Could you write a story on demand? In a store window? With a first draft that is error free?
Harlan Ellison writing in a bookstore window. Source
Apparently that is what award winning sci-fi writer Harlan Ellison did. And he didn’t do it once. He did it several times over the years.
I first heard about this feat from Dean Wesley Smith’s blog, and then I decided to do some research on it, and I found this post on Mental Floss.
Ellison would sit with a typewriter. A TYPEWRITER—not a laptop. You see you little whippersnappers you couldn’t always go back and remove a letter or a word.
Ellison says that he did this because:
“I do it because I think particularly in this country people are so distanced from literature, the way it’s taught in schools, that they think that people who write are magicians on a mountaintop somewhere,” he told NBC after one such performance in 1981. “And I think that’s one of the reasons why there’s so much illiteracy in this country. So by doing it in public, I show people it’s a job … like being a plumber or an electrician.”
After doing this several times people began to question if he already had the stories in his head. So, he started taking prompts from people. One came from none other than Christ Carter, the creator of the X-Files. His prompt: There was a 102 year old corpse. Harlin would hand the pages as they finished and a clerk would post them in the window. The pages were immaculate, double spaced, and error free.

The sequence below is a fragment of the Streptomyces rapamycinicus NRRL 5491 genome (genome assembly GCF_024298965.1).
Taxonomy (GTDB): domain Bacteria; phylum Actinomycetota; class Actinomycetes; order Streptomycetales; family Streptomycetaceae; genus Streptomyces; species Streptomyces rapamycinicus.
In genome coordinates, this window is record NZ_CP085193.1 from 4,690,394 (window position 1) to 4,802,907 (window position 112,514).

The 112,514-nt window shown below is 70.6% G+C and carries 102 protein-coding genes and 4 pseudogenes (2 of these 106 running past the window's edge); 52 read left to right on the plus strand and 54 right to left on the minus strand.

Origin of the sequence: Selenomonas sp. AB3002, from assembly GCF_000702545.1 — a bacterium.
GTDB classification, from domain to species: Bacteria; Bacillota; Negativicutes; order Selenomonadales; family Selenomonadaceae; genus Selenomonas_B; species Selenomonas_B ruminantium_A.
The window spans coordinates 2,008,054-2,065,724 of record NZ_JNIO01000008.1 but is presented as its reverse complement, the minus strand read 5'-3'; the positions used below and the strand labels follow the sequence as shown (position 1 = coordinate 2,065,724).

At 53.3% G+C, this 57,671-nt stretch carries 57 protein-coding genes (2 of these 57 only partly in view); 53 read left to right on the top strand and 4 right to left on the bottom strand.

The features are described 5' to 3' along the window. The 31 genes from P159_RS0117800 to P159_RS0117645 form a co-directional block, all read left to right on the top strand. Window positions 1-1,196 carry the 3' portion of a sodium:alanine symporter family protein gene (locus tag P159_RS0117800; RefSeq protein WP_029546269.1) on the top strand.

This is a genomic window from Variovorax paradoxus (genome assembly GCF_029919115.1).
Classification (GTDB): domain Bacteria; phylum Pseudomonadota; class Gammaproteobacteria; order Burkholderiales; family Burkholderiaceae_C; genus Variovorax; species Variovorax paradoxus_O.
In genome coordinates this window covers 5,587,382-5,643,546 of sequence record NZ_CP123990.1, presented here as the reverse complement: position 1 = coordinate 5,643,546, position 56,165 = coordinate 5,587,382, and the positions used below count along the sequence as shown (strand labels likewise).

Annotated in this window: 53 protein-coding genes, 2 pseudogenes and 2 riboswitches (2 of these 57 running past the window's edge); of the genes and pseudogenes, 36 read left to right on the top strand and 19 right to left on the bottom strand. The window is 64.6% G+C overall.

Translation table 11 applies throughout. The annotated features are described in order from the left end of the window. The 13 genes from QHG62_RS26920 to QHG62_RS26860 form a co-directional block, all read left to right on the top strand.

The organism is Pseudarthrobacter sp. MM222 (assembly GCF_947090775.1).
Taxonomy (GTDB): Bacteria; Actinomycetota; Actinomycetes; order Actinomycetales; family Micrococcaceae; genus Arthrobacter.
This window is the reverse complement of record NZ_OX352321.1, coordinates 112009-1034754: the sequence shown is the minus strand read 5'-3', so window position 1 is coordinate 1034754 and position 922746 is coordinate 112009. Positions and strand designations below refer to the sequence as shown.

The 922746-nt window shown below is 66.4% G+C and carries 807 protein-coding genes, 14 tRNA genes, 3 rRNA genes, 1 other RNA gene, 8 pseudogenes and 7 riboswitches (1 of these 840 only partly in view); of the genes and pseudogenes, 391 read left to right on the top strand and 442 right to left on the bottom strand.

I would love to be at this level.
But as I think about this, I contemplate how many myths of writing Ellison takes down here.
Outlining–He doesn’t outline here. He writes. He stops to read and research, but there is no outline here to his process.
No rewriting—Have you ever heard of such a thing! No rewrites! Try telling that to your English teacher.
Writing taking a longtime—These are short stories, but he didn’t slave over these stories for years on end.
Ellison shows that writing doesn’t have to be a big esoteric exercise.
Solid creative writing is work—just like a plumber.
(This post originally appeared on my Steemit blog.)